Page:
Margaret Beckett Portrait Margaret Beckett (Derby South) (Lab) - Hansard
19 Dec 2018, 12:59 p.m.

Further to that point of order, Mr Speaker. I understand the observations made by the right hon. Member for Broxtowe (Anna Soubry), and I hope I bow to no one in my wish to see the courtesies of this House observed, but do you believe that it is in order for what appears to be becoming almost an orchestrated riot to take place? [Interruption.]

Mr Speaker Hansard
19 Dec 2018, 12:59 p.m.

Order. No, I am sorry. Hon. and—[Interruption.] Order. Hon. and right hon. Members have raised points of order, and they have been heard and they have been answered. The notion that the right hon. Lady stands to raise a point of order and is then shouted down—[Interruption.] Don’t “no” to me. That is exactly what an attempt was being made to achieve and it is not going to work.

Margaret Beckett Portrait Margaret Beckett - Hansard
19 Dec 2018, 1:02 p.m.

Certainly, Mr Speaker, it does seem to me—and I have been in this House for some many years—that an attempt is presently being made to shout you down. There is much serious business before this House and I would be astonished if a single one of our constituents does not view these scenes with utter contempt.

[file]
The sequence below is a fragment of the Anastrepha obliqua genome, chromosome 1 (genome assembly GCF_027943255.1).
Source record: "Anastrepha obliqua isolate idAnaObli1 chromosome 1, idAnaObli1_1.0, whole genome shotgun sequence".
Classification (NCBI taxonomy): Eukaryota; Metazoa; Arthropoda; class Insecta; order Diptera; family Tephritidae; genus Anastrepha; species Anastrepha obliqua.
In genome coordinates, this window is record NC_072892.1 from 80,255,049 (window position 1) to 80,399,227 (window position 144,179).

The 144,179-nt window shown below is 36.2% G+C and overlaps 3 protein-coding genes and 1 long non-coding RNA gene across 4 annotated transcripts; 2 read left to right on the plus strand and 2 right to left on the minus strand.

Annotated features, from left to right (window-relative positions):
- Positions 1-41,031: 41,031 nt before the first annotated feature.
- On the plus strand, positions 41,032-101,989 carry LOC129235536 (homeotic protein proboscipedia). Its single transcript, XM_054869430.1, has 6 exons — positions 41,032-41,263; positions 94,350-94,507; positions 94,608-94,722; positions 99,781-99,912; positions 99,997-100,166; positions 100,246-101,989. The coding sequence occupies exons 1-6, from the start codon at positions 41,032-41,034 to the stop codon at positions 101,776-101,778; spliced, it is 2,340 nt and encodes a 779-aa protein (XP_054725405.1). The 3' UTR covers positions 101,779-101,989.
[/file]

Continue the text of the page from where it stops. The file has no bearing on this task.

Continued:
Mr Speaker Hansard
19 Dec 2018, 12:59 p.m.

I thank the right hon. Lady for what she has said.

European Union (Withdrawal) Act

Debate between Margaret Beckett and John Bercow
Tuesday 4th December 2018

(1 year, 9 months ago)

Commons Chamber
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Cabinet Office
Margaret Beckett Portrait Margaret Beckett (Derby South) (Lab) - Parliament Live - Hansard
4 Dec 2018, 5:12 p.m.

Over 20 years ago, as the new President of the Board of Trade, my first overseas visit to a major trade partner—Japan—was dominated by the most overwhelming concern. Business and politicians alike wanted reassurance that the then new Labour Government would not be leaving the European Union. They were polite, but they were blunt. They had invested in the UK because the UK was in the European Union, and if we left, so would they. Just today, their ambassador re-emphasised their nervousness.

So in 2016, I could foresee serious economic harm to Britain’s interests, but I accepted that we had to abide by the referendum result and concentrate our energies on damage limitation. Despite the mixes messages from the Government, I voted to trigger article 50 and the process of withdrawal, but frankly, since then, it has been downhill all the way. First, it became clear that those who had clamoured for us to leave the European Union had not the faintest idea what to do next. There was no concrete plan for the nation’s future—just a series of sweeping assertions about how easy, swift and painless leaving would be and the golden future that awaited us.

Then we saw that the Prime Minister’s decisions were being taken not in the best interests of the country, but to satisfy her Brexit extremists. The withdrawal Bill then proposed that the control we were taking should be returned not to Parliament but to Ministers, with little, if any, real parliamentary scrutiny. Asserting Parliament’s legitimate role has been an uphill struggle, as we saw in the most recent Division today.